Mark’s story of achievement from a diagnosis of dyscalculia and lack of support in school to becoming an advocate for adult education.
“This is a film about my journey in education. It connects my past to my present, from primary school to secondary school to third level and all the challenges I faced in the Irish education system without educational support and the difficulties of finding a job. My unhappiness at home and how I returned to education as an adult and became an ambassador for lifelong learning.”
Margot Connop’s artwork on dyscalculia popped up on our Instagram feed and we loved it so much we thought it would be great to get some insight into arts place in the world relating to dyscalculia, so without any further ado here’s the interview with Margot –
About a decade ago, a groundbreaking study found that eye pupils detect more than just light. New research by the School of Psychology of the University of Sydney in collaboration with the Universities of Pisa and Florence has revealed that eye pupils can also detect quantity and perceive the number of objects in a person’s field of vision.
Hi dwdyscalculia! Could you introduce yourself and tell us a little bit about your Instagram?
Hi! My name is Isabelle, I’m 20 years old and I work as a qualified freelance makeup artist in New Zealand. I was diagnosed with severe Dyscalculia (Acalculia) when I was around 11 years old. My Dyscalculia is not genetic, as I was born premature (25 weeks) and suffered a brain bleed, thus causing me to have Dyscalculia as a result. I was able to get specific tutoring for my Dyscalculia, in order to help me learn numeracy skills (this aided in me passing NCEA – similar to GCSE’s) Since being diagnosed, I have been a strong advocate for Dyscalculics.
I created my Instagram ‘Dancing with Dyscalculia’ when I was around 15 years old (also known as dwdyscalculia), to help educate and raise awareness of Dyscalculia. What better way to educate and raise awareness, create a discussion about certain topics in this day in age, than social media? I create and post textual descriptions with snippets of information about Dyscalculia, in order to help raise awareness. I will sometimes post questions relating to Dyscalculia and answer them. I also often answer questions relating to Dyscalculia in comments as well.
Nobody really discusses educational associated anxiety. This is separate from my more general anxiety. My mother would ask or try to ask me how was school today and just did not want to talk about it. There were no school counsellors when I went to school. The secondary school I attended was academically very strict. We were there to open our books face the front of the class and shut up.
Ok so maybe it’s a slow grower, but since we started this blog there have been some leaps in research and overall there is a little higher general awareness of dyscalculia. We thought we would give you a little rundown of the latest research related to dyscalculia over the last years and perhaps this will help us see what the future may hold for dyscalculics the world over!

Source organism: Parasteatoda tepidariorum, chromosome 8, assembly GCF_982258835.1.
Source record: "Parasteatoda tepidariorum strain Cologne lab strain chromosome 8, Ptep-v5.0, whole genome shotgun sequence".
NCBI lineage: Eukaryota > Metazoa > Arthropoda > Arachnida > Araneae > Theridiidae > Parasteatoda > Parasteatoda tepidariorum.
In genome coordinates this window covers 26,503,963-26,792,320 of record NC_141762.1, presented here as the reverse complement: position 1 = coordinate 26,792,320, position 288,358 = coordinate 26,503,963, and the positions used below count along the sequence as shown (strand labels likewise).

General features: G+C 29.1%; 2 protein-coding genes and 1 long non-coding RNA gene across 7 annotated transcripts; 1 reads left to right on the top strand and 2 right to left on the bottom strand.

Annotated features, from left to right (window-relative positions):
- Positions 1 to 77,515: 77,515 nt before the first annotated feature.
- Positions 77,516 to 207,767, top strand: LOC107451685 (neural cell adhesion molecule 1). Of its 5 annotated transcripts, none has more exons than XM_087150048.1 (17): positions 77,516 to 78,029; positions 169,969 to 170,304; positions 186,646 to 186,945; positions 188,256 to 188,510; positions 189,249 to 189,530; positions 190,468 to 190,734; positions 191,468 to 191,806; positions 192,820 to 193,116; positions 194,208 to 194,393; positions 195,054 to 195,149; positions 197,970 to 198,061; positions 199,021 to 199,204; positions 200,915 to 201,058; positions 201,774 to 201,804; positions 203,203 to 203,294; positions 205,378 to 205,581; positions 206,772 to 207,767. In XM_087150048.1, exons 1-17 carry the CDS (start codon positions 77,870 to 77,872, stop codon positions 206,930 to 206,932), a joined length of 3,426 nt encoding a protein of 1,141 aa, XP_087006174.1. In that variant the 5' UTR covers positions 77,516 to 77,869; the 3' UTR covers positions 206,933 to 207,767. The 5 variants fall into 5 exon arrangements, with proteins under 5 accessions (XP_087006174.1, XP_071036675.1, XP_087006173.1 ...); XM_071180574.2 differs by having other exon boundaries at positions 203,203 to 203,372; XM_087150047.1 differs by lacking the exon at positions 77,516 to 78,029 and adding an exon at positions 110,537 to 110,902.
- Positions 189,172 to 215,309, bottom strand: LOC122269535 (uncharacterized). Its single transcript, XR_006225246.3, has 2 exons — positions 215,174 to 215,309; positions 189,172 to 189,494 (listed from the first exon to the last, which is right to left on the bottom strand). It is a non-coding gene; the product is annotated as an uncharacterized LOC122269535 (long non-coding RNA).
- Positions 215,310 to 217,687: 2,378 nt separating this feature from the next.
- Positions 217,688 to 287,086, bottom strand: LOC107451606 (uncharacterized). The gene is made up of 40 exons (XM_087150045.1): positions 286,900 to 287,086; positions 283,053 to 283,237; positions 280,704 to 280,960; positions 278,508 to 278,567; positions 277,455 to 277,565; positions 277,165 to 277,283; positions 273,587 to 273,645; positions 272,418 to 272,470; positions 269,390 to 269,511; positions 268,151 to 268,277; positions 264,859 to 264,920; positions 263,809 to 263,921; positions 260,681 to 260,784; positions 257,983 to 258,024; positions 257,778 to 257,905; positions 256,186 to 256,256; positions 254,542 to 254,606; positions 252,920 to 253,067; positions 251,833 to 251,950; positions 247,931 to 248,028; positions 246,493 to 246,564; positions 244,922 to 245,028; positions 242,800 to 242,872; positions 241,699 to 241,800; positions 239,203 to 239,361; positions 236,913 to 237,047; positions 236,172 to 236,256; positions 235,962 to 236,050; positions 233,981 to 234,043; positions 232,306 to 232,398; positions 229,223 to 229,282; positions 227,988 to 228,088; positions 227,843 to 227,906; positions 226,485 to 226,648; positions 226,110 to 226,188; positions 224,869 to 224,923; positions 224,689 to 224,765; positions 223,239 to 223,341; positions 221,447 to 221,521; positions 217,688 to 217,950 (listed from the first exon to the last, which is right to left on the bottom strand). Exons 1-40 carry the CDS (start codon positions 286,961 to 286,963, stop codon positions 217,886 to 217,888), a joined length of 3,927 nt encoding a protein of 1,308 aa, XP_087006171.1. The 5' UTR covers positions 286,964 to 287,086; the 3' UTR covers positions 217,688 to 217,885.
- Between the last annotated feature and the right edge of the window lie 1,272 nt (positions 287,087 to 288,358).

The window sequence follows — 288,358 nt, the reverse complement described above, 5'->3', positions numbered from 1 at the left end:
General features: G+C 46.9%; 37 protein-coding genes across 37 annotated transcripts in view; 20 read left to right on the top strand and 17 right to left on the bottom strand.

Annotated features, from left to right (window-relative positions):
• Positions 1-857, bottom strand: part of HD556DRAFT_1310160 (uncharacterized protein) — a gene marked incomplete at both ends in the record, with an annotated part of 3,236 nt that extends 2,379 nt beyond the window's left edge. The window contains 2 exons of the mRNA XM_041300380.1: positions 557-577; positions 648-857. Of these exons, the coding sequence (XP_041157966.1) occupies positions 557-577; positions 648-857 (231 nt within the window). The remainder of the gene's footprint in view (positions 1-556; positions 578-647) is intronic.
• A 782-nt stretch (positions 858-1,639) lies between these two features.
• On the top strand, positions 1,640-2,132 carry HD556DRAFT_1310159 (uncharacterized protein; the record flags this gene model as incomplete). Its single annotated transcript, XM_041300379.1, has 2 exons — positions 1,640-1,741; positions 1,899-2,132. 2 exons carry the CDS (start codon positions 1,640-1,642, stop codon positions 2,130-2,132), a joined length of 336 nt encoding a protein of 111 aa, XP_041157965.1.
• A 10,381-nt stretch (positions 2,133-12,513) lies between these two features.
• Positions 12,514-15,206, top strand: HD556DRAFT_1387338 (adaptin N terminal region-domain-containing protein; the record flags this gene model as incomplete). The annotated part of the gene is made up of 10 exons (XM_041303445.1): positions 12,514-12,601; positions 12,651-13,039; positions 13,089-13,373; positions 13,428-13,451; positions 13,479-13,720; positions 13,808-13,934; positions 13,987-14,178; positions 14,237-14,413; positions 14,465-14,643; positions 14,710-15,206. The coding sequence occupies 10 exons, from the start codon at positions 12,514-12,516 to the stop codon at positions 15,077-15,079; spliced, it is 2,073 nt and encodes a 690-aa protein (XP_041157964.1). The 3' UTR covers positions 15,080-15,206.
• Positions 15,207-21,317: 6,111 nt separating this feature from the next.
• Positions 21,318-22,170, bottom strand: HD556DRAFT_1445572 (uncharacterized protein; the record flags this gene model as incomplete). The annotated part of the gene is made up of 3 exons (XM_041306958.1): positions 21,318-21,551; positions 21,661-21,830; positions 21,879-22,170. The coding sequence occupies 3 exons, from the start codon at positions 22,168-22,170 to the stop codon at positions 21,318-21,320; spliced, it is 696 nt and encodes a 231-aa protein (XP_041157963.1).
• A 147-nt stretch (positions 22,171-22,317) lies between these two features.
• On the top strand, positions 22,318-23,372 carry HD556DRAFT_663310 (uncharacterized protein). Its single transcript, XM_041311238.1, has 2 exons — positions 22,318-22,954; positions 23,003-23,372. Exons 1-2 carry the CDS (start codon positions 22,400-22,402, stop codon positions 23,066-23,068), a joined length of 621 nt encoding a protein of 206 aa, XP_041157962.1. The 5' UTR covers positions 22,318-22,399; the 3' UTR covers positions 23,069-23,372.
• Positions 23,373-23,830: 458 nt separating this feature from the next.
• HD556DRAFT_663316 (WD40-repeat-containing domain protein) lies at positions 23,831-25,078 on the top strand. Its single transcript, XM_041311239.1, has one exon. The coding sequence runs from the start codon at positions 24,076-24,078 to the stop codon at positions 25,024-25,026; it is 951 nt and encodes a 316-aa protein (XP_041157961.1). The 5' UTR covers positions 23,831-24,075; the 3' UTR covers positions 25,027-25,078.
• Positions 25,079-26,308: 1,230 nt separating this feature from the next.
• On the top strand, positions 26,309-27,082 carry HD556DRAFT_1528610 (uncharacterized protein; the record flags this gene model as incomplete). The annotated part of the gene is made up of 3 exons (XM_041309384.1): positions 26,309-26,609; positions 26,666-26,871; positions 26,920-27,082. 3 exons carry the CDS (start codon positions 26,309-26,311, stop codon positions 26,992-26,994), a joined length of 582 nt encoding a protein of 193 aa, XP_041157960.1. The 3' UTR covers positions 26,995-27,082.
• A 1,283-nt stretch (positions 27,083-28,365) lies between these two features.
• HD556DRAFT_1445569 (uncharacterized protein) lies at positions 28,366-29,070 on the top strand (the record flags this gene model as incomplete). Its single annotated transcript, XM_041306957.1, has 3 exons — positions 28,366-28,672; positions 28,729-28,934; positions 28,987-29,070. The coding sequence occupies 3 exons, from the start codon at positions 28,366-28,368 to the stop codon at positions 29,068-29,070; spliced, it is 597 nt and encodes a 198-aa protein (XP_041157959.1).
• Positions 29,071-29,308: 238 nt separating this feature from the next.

Back in 2018, some researchers at the University of Bonn were up to some, quite frankly mind-boggling stuff. So we are born with the ability to count and shortly after birth, babies can estimate the number of events and even perform simple calculations. But what exactly happens in the brain? And do we process abstract numbers differently from concrete quantities? To answer these questions the researchers measured the reaction of individual nerve cells to quantities and were able to demonstrate that certain nerve cells fired in response to very specific quantities. With the possibility to study the individual nerve cells of the brain and the discovery that counting is done on such a scale, the researchers hope that their results will contribute to a better understanding of dyscalculia.
To make sense of my thoughts as a potentially dyscalculic adult – who faces specific challenges with logical thinking – I probably need to start with some context.
At primary school, long division took me years to master, and there were always strange little things I just didn’t get or couldn’t do that others found easy (despite me apparently starting off well ahead in intellectual maturity and reading age)… I also always lost at Monopoly! Nevertheless, apart from a few such uncomfortable wobbles and blocks, I was able to keep up well into secondary school, even taking a couple of exams early.
A guest article from Michelle Steiner – first published and edited on The Mighty
My math learning disability presents a variety of challenges, but the most difficult one is not being able to read the face of a clock. Many people don’t understand that I can’t do this. I have had generous people gift me with beautiful antique analogue clocks. But I am unable to read what time it is and other than decoration, they serve little purpose for me.
I struggled with learning how to read a clock in elementary school. I can remember learning to tell time to the hour, but anything beyond that never made sense. I dreaded the worksheets that I had to tell what time it was, but I loved the colourful clock that you could move the handles.
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